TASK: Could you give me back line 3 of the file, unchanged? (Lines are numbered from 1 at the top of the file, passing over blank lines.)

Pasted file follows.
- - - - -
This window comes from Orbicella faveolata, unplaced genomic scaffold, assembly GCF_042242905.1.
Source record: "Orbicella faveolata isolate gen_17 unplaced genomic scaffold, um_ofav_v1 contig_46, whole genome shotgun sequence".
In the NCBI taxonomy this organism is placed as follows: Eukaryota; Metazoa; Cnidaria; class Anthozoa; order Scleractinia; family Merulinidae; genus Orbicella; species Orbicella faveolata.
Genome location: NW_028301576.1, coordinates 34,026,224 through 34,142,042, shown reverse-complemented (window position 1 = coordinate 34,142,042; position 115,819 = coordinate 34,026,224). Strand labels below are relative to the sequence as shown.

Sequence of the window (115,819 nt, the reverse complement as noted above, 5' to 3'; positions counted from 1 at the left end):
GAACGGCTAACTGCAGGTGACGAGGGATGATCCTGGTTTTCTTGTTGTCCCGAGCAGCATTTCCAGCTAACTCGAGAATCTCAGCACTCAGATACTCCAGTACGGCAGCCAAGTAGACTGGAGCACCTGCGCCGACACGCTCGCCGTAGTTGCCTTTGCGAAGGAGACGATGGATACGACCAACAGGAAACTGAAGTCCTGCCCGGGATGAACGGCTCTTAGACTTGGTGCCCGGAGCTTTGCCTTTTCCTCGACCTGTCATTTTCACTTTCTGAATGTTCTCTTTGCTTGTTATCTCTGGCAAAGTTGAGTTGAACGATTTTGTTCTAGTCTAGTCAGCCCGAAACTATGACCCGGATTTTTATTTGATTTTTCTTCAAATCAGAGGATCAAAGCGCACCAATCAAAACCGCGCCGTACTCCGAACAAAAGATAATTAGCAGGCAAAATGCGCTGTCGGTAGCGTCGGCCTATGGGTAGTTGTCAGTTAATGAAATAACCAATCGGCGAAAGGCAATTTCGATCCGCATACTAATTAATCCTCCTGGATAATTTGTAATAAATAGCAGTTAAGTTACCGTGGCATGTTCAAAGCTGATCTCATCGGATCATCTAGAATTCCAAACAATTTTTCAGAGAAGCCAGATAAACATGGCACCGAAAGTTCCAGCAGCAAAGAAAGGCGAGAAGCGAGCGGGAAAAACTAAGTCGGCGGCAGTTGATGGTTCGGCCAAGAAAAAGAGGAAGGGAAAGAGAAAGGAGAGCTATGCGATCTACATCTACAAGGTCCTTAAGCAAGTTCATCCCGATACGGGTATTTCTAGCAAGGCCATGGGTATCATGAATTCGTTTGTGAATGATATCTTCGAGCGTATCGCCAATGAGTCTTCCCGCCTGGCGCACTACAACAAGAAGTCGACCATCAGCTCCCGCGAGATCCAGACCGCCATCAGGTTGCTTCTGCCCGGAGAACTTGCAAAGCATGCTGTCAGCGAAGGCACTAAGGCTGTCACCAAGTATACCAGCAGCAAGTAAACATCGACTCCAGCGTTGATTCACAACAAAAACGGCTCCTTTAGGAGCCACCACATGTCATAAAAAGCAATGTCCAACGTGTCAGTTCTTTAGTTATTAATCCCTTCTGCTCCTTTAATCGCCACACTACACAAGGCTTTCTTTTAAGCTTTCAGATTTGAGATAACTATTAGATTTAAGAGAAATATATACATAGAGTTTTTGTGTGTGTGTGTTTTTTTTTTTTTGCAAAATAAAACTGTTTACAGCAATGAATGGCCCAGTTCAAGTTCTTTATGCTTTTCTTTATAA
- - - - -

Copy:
In the NCBI taxonomy this organism is placed as follows: Eukaryota; Metazoa; Cnidaria; class Anthozoa; order Scleractinia; family Merulinidae; genus Orbicella; species Orbicella faveolata.